The Seahawks were talented enough to make it back to the Super Bowl for a second straight year, but there was plenty of talent that either did not play, or played a very minor role during the season. Seattle will add to their roster through the draft and free agency. They will also benefit from organic growth and returning to health of young players already here.

Reinforcements from within

DE/DT Cassius Marsh

Marsh was a bright light during training camp and earned regular reps to start the year. He was not the impact player during the season that he was during camp, but he demonstrated a high ceiling. High enough that a year of rehab and working on his body should have him ready to challenge for meaningful reps again. 

DT Jordan Hill

Hill was on fire to end the season with 5.5 sacks and an interception. The pass rush was not the same after he was injured. Some of that was due to the teams Seattle played, and some was due to missing Hill. If he is able to sustain even half the production he was showing at the end of the year, he could push 10.0 sacks, and change the makeup of that defensive line rotation.

G/T Alvin Bailey

The team could decide to let James Carpenter go, and probably will. They have some options for dealing with his departure, and one could be sliding Bailey into that role. He needs to get his weight under control, but he is a far superior pass blocker to Carpenter, even if he is not the same level of run blocker. 

CB A.J. Jefferson

Jefferson is an unrestricted free agent after missing this year on injured reserve, but he was performing quite well before he sprained his ankle. This is not quite “from within” but it is someone the team is very familiar with and could be part of the answer should Byron Maxwell leave.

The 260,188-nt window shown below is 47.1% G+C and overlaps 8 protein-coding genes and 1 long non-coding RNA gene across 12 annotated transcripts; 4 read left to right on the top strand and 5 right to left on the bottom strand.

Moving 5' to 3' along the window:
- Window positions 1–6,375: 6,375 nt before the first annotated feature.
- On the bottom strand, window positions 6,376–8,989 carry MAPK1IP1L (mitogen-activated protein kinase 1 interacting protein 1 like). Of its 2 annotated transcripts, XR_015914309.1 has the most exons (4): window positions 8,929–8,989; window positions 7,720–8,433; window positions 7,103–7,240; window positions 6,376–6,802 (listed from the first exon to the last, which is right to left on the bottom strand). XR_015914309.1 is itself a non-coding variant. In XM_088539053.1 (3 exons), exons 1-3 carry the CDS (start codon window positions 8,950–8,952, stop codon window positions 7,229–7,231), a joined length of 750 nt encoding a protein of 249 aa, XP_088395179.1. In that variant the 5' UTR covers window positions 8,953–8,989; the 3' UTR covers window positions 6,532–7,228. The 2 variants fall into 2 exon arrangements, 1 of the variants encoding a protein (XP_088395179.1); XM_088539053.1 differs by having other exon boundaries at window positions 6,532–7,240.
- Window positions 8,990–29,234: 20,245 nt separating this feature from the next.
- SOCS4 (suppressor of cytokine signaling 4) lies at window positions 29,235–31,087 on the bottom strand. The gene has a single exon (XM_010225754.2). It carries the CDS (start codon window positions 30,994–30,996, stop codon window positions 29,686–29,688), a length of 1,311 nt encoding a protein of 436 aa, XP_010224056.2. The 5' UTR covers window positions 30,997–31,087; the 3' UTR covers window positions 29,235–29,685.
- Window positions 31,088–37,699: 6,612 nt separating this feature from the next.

S Dion Bailey

Bailey was an impressive rookie last year before getting hurt in a training camp scrimmage. The team has had him on and off the practice squad all year as he recovered and signed him to a futures contract recently. He would help special teams and has shown signs he could have starter ceiling if everything fits together for him. Seattle could need some safety help early next year depending on the health of Earl Thomas and Kam Chancellor.

LB Kevin Pierre-Louis

KPL was coming into his own before an injury late in the year. He is a good candidate for a big jump from year one to year two. He needs to attack the offseason, and let his athleticism do the rest.

WR Kevin Norwood

Norwood never quite got untracked during his rookie year. He will either sink or swim in his sophomore season. The bet here is for a more significant role.

RB Christine Michael

Stop me if you’ve heard this one before. Michael is such an explosive athlete that there has to be real off-field problems getting in the way of the coaches finding a way for him to contribute more regularly. He will step into a ferocious competition at running back should Marshawn Lynch choose to not play. Seattle would likely draft another running back and have an open competition between Micahel, Robert Turbin and the rookie.

WR Chris Matthews

Matthews starred in the Super Bowl, but assuming he could make that sort of contribution regularly is a leap. Seattle took advantage of the benefit of surprise, and to Matthews credit, he came through. There is talent there for sure. Whether he will make the roster is still in question for me. His contributions on special teams surely helps his chances.

FB Derrick Coleman

Coleman was a good fullback and a great special teams player. The coaches will tell you that losing him really through special teams for a loop. He will be challenged by Will Tukuafu and possibly others, but his ability on special teams gives him a big advantage.

CB Tharold Simon

Simon was torched in the Super Bowl, and during the playoffs in general. He also played quite well down the stretch of the regular season. This was his first year playing in the NFL. His maturity level is the only thing that could hold him back. The hope is that mentoring from Richard Sherman will help him approach the offseason like a pro and be ready to make a leap in preparation and preparedness when he reports to camp.

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